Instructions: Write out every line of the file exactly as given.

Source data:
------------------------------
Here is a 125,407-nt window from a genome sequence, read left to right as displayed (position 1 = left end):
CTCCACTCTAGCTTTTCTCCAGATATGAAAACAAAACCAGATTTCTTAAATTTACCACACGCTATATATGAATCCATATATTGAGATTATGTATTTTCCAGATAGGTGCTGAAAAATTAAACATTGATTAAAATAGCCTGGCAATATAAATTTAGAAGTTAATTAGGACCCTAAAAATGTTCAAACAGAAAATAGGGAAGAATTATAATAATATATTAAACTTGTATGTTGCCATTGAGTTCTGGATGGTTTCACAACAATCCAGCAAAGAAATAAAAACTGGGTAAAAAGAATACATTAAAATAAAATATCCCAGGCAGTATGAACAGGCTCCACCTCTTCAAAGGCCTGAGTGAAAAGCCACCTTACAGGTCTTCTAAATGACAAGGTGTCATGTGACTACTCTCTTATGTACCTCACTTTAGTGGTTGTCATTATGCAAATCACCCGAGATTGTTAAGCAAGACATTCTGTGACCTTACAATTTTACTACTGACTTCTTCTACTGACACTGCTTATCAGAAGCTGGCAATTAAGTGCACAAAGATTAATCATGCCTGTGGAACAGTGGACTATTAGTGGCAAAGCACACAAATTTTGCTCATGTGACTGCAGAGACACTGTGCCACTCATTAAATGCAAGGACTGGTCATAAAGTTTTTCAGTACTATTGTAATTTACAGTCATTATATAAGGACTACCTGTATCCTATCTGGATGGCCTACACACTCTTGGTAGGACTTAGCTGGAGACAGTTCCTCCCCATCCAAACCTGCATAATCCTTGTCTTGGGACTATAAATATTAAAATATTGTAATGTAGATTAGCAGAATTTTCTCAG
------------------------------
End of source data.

Here is a 125,407-nt window from a genome sequence, read left to right as displayed (position 1 = left end):
CTCCACTCTAGCTTTTCTCCAGATATGAAAACAAAACCAGATTTCTTAAATTTACCACACGCTATATATGAATCCATATATTGAGATTATGTATTTTCCAGATAGGTGCTGAAAAATTAAACATTGATTAAAATAGCCTGGCAATATAAATTTAGAAGTTAATTAGGACCCTAAAAATGTTCAAACAGAAAATAGGGAAGAATTATAATAATATATTAAACTTGTATGTTGCCATTGAGTTCTGGATGGTTTCACAACAATCCAGCAAAGAAATAAAAACTGGGTAAAAAGAATACATTAAAATAAAATATCCCAGGCAGTATGAACAGGCTCCACCTCTTCAAAGGCCTGAGTGAAAAGCCACCTTACAGGTCTTCTAAATGACAAGGTGTCATGTGACTACTCTCTTATGTACCTCACTTTAGTGGTTGTCATTATGCAAATCACCCGAGATTGTTAAGCAAGACATTCTGTGACCTTACAATTTTACTACTGACTTCTTCTACTGACACTGCTTATCAGAAGCTGGCAATTAAGTGCACAAAGATTAATCATGCCTGTGGAACAGTGGACTATTAGTGGCAAAGCACACAAATTTTGCTCATGTGACTGCAGAGACACTGTGCCACTCATTAAATGCAAGGACTGGTCATAAAGTTTTTCAGTACTATTGTAATTTACAGTCATTATATAAGGACTACCTGTATCCTATCTGGATGGCCTACACACTCTTGGTAGGACTTAGCTGGAGACAGTTCCTCCCCATCCAAACCTGCATAATCCTTGTCTTGGGACTATAAATATTAAAATATTGTAATGTAGATTAGCAGAATTTTCTCAG